LTCG tax: how will the new provisions really work?
- Kejriwal’s apology to Majithia a bid to reduce defamation burden: Amarinder Singh
- Theresa May warns of new Russia sanctions as 23 UK diplomats expelled
- Tech giants set to face 3% tax on revenue under new European Union plan
- Nirmala Sitharaman says no repeat of Doklam crisis
- Govt plans regulatory framework for social media, online content: Smriti Irani
In the recent Union Budget, the one significant change that has impacted a large number of taxpayers is the one relating to reintroduction of long-term capital gains (LTCG) tax on sale of listed equity shares and units of equity-oriented mutual funds from April 2018 onwards. The impact of the 10% tax on the gains, computed without cost indexation, has been softened by providing for taking the cost at the fair market value as of 31 January 2018, thus ensuring that gains up to that date continue to enjoy the benefit of exemption. While there clearly seem to be two views as to whether the removal of such exemption was desirable or not, and much discussion has centred around this, not much has been discussed about how the new provisions would really work.
Unfortunately, the manner of drafting of the amendments leaves much to be desired. The amendments have been introduced in the section dealing with determination of tax, and should therefore have focused mainly on the tax rate. Unfortunately, the provisions also talk about the manner of computation of capital gains, without specifically excluding the normal provisions for computation of capital gains. The Central Board of Direct Taxes (CBDT) has issued some clarifications on the manner of computation of the tax on such capital gains. However, these clarifications only cover some of the issues, and do not clarify all the issues.
The CBDT has clarified that the capital gains on such assets are to be computed without cost indexation, and the 10% rate is to be applied on the total of such gains which are in excess of Rs1 lakh. The cost is to be taken at the higher of the actual cost or the fair market value as on 31 January 2018; however, the substitution of the 31 January 2018 valuation cannot result in a loss. The substitution of cost is also permissible for bonus shares and right shares acquired before 1 February 2018. Further, the holding period is to be considered from the original date of acquisition, and not 31 January 2018. Computation under four scenarios has been provided for understanding how these provisions would operate. It has also been clarified that if the computation results in a long-term capital loss, such loss can be set off against other LTCG or carried forward for a period of up to 8 years for set-off against future LTCG.
One issue that remains unanswered is as to whether other long-term capital losses, either current or brought forward, can be set off against such capital gains from listed equity shares or equity-oriented funds. Logically, this type of set-off of such losses should be permitted before determining the capital gains subject to the 10% tax. However, the language of the amendment is ambiguous on the issue of such set-off.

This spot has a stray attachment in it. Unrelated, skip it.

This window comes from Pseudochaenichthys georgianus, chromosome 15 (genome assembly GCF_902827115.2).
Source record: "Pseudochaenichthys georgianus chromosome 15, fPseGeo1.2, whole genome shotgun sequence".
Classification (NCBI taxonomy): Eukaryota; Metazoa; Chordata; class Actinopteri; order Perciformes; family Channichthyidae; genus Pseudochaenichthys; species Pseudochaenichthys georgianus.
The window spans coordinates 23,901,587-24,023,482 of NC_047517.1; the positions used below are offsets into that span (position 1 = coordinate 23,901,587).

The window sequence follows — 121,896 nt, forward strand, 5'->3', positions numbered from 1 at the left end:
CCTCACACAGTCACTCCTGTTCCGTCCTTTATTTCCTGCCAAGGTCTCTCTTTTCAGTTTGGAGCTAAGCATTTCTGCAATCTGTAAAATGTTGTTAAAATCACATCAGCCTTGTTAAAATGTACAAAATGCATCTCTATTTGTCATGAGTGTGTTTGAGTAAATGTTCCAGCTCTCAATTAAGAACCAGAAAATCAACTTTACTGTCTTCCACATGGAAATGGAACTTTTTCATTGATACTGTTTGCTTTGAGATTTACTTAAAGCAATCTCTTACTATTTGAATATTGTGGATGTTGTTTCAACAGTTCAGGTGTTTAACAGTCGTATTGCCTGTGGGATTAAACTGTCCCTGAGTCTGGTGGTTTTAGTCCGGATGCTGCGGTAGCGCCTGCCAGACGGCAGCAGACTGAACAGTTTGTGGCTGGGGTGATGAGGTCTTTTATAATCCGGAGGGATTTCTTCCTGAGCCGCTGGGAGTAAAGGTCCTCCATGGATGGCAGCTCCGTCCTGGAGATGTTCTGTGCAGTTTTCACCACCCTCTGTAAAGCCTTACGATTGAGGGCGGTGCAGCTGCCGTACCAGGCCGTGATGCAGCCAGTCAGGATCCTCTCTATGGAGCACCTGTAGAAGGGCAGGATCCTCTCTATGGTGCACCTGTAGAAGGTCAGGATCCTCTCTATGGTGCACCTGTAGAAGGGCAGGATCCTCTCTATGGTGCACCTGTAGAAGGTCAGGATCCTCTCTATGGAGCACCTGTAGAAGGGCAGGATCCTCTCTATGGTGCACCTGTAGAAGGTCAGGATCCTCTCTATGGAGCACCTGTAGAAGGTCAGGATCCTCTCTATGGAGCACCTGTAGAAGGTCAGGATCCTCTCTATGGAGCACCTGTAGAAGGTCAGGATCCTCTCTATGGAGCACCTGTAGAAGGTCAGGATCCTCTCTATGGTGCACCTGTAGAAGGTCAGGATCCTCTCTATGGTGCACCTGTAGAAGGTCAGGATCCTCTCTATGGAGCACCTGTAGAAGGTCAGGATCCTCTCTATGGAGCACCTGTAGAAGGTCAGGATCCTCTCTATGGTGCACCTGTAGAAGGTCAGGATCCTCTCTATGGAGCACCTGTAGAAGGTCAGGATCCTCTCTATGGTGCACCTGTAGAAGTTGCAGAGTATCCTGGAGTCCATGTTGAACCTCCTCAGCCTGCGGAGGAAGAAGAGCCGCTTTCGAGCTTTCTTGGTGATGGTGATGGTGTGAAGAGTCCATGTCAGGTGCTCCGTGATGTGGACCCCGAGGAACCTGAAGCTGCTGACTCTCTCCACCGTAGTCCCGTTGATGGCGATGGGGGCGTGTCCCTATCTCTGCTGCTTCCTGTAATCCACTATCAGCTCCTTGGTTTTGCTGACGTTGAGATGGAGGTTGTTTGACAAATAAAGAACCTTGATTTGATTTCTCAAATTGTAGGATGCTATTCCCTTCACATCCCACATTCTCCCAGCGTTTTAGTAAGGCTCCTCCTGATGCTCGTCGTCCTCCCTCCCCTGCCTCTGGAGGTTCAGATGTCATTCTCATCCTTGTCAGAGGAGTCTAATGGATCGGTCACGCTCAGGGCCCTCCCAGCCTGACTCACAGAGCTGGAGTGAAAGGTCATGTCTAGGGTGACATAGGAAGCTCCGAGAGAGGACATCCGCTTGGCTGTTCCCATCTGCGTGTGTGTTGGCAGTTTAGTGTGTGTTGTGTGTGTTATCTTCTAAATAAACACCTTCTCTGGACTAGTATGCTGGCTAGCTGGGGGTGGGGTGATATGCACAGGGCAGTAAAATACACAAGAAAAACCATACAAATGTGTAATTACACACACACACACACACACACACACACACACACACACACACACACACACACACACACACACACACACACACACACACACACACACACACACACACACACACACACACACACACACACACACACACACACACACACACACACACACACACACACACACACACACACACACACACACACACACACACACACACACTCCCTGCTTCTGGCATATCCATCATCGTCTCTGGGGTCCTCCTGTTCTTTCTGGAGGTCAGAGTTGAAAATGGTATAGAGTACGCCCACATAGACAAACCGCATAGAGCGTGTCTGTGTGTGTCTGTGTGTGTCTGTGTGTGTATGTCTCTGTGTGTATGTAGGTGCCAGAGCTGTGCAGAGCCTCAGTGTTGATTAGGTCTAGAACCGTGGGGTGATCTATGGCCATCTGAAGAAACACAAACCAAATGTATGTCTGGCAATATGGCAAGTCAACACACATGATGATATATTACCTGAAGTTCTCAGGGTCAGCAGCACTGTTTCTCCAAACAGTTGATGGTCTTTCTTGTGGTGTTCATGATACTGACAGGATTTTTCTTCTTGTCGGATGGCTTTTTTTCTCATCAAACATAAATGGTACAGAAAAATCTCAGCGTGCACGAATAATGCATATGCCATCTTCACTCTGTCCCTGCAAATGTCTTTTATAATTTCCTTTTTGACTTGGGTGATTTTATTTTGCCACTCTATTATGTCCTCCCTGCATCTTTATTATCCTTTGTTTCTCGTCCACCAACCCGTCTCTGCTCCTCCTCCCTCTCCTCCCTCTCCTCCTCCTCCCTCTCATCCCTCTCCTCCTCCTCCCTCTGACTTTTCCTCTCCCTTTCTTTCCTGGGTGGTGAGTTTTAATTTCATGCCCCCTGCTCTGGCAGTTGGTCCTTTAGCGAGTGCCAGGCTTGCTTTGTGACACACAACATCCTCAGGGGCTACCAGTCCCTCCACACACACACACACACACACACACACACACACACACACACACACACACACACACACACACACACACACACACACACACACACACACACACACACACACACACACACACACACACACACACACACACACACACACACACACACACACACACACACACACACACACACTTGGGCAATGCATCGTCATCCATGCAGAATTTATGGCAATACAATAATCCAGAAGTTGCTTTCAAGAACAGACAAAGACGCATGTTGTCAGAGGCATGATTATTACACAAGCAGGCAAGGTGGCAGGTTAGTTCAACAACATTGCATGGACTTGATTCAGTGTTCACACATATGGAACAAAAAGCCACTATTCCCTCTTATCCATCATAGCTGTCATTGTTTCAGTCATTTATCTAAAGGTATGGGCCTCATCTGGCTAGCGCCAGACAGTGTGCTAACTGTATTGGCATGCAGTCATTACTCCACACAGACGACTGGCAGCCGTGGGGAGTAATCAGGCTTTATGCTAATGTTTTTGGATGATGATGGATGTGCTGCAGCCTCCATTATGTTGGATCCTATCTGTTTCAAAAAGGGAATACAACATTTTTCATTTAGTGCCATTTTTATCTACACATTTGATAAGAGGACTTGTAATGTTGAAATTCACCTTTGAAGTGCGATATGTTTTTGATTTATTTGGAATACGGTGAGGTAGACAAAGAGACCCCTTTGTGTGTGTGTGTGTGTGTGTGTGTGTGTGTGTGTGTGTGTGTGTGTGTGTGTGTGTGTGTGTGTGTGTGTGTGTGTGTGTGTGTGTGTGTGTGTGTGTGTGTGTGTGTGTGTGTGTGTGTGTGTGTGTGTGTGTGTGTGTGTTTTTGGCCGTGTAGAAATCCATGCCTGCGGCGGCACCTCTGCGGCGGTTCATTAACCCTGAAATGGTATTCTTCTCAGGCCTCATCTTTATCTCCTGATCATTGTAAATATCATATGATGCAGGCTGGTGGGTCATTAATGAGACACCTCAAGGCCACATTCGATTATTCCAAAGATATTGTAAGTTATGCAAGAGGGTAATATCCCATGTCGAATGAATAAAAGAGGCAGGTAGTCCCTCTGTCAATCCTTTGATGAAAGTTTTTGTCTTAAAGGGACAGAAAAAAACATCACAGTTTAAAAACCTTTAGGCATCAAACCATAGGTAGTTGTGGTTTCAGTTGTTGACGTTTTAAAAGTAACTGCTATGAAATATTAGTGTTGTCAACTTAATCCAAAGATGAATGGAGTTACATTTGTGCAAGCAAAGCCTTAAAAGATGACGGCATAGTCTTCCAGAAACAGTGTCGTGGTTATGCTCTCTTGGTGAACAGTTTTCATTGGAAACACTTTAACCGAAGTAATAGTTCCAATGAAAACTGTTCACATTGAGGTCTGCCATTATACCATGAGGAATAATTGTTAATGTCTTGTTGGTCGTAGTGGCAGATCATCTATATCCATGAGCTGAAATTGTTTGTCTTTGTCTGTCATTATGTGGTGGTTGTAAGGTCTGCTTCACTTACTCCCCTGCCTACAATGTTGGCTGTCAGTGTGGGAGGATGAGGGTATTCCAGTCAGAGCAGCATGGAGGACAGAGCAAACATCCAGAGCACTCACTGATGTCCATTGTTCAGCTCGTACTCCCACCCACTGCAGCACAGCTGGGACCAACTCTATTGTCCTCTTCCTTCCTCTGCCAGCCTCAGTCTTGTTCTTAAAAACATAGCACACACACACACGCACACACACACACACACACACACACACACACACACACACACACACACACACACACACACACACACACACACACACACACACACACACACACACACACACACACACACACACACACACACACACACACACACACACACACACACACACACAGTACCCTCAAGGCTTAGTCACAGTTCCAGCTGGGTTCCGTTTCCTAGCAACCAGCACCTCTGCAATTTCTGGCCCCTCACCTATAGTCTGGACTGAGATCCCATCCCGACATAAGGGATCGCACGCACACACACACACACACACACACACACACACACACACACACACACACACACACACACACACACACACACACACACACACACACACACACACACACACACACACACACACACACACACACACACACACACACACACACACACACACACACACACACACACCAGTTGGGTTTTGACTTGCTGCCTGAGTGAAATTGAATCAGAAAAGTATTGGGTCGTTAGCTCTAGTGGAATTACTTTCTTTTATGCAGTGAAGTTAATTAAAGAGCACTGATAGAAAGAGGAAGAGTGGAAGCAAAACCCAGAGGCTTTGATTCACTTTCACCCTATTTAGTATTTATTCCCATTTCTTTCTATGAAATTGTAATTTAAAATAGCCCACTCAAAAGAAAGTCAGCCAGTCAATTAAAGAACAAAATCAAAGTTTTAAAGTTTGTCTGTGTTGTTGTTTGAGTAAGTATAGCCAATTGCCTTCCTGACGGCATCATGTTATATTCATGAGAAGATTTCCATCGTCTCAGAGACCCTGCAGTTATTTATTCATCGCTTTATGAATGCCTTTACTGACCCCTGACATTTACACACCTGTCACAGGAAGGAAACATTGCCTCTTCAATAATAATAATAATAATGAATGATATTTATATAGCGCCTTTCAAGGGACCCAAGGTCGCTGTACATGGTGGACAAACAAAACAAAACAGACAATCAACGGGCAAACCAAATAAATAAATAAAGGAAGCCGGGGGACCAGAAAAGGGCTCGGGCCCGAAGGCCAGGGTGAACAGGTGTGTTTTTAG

The new section provides for the cost of acquisition of equity shares or units acquired on or before 31 January 2018. There is no definition of cost of acquisition for such assets acquired after that date. Since the computation provisions are contained in this new section, there is a doubt as to whether the definitions in the normal capital gain computation sections would continue to apply, in particular, for assets such as bonus shares, right shares, and shares received on inheritance or as gift.
Another issue that affects a large number of taxpayers is whether the benefit of exemption under section 54F, in relation to reinvestment of the sale consideration of the shares or units in a residential house, would still be available after the amendments come into force. Many individuals invest in shares or mutual funds with a view to accumulate sufficient money to purchase a house. So far, any capital gains reinvested in a residential house is exempt from tax, so long as the conditions are fulfilled. The language and placement of the amendment does raise doubts as to whether this exemption would still be available in respect of sale of listed equity shares and equity-oriented mutual funds or whether tax will have to be paid irrespective of reinvestment in a residential house. The language seems to suggest that this exemption may still be available, and tax would have to be paid only on the capital gains remaining after computing such exemption.
Given the large number of investors whose taxation is likely to be affected, it is essential that the draft provisions are amended before becoming law, so that the computation provisions find a place among the other computation provisions, with only the rate of tax continuing in the proposed new section. Alternatively, the CBDT needs to come out with many more clarifications, clarifying the manner of computation of the capital gains which would be subject to the 10% tax rate. It is only then that avoidable uncertainty in interpretation, and the consequent litigation can be avoided.
Gautam Nayak is a chartered accountant.